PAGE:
Yes, Halloweed, not Halloween...where we celebrate hallowed weeds!
Here are a few spooky-looking or spooky-named fall-blooming orchids from the state of Florida:
odontopetala, or the toothpetal false rein orchid, is in flower now.
The small, 1/2-inch-wide flowers look like small goblins. The
spiderwebs add to the spooky effect. Did I mention that these flowers
are only fragrant at night? Haunting Florida swamps and forests with
their ghostly fragrance.
fall-blooming orchid, the Wild Coco (Eulophia alta) blooms in September
in central Florida, spreading into December in south Florida. The
flowers have somewhat of a resemblance to erect-eared, fanged dog heads.
With multiple "heads" per spike (which can reach up to five feet
tall), these are a worthy botanical analogue of Cerberus, the
multi-headed dog guarding the underworld in Greco-Roman mythology.
this orchid blooms in summertime, although occasional fall-blooming
plants are found. Still, with the common name of Ghost Orchid,
Dendrophylax lindenii is a perfect Halloween orchid. It is also keenly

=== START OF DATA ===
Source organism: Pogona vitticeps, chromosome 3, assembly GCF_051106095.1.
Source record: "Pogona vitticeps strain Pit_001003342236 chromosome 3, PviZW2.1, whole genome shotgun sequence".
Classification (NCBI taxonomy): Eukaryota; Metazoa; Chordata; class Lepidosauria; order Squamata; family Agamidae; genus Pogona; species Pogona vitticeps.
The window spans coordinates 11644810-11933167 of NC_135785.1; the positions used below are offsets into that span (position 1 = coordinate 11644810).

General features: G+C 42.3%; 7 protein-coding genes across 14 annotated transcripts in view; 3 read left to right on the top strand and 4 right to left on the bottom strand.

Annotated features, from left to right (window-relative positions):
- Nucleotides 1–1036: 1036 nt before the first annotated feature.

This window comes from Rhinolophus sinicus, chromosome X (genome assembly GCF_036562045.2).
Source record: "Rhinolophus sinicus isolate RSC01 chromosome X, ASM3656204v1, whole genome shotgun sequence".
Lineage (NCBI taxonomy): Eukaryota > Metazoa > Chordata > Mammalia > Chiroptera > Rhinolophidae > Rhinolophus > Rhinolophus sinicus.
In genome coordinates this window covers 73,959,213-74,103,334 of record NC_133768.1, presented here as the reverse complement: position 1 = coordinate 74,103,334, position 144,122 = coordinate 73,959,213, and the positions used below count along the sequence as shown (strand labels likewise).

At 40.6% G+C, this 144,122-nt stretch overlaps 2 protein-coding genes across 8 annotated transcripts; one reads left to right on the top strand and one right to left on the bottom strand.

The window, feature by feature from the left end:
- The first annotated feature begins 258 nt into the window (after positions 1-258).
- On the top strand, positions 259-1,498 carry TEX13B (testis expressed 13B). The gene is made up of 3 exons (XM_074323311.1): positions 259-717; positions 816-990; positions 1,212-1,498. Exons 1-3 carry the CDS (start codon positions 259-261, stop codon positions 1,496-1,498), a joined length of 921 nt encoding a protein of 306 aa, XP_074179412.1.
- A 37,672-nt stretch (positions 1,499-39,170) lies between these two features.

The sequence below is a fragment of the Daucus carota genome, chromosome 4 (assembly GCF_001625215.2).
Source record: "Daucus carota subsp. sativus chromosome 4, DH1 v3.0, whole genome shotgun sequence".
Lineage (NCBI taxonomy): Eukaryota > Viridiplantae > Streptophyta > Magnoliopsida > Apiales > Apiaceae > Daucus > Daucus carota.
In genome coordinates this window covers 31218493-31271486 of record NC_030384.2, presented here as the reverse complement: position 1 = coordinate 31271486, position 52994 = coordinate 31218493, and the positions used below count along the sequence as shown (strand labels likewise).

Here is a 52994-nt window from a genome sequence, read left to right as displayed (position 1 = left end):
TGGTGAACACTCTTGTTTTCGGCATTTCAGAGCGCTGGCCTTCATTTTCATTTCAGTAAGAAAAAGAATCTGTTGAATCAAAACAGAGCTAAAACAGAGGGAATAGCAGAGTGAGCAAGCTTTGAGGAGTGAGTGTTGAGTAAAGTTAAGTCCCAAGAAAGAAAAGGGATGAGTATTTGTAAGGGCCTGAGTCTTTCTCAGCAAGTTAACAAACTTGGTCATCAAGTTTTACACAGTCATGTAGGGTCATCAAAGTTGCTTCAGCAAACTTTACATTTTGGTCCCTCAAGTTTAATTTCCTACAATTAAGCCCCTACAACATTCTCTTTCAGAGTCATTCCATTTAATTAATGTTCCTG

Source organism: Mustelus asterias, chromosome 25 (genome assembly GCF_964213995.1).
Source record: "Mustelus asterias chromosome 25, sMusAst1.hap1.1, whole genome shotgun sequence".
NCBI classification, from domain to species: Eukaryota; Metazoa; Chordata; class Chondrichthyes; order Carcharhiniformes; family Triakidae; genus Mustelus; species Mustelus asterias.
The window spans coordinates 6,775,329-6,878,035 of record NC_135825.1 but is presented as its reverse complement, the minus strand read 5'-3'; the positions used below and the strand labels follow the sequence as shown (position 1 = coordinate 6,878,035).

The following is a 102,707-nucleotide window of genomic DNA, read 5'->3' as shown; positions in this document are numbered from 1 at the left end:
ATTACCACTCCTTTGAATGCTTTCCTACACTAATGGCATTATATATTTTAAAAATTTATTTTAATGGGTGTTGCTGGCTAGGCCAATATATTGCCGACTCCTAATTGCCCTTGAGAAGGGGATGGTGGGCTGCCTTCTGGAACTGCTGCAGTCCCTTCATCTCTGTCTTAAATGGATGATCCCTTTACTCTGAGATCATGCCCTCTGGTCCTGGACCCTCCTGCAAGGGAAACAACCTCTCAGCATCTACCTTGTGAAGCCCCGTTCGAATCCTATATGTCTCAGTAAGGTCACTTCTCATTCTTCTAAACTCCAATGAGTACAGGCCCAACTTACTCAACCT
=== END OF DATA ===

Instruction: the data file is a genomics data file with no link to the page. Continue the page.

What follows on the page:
night fragrant, pollinated by the Giant Sphinx Moth that also inhabits
Florida's haunted southern swamps.
Finally, Ponthieva racemosa
is known as the Shadow Witch, owing to its habit of growing in deep,
shadowy wooded areas. Blooming in October in northern Florida, it
blooms in November in central Florida and December in the far southern
end. This lovely little orchid is known for casting deep spells of wonder on those who find her in her secretive lair.
Click the "View the Gallery" graphic at the top of this blog page to see many more photos of Florida's amazing orchids.
I am a software engineer based in the metro Orlando area. On weekends, you will often find me in the field with my family photographing Florida's native orchids. I also give lectures on these orchids at many orchid, garden, and native plant societies. I am also an avid fossil hunter.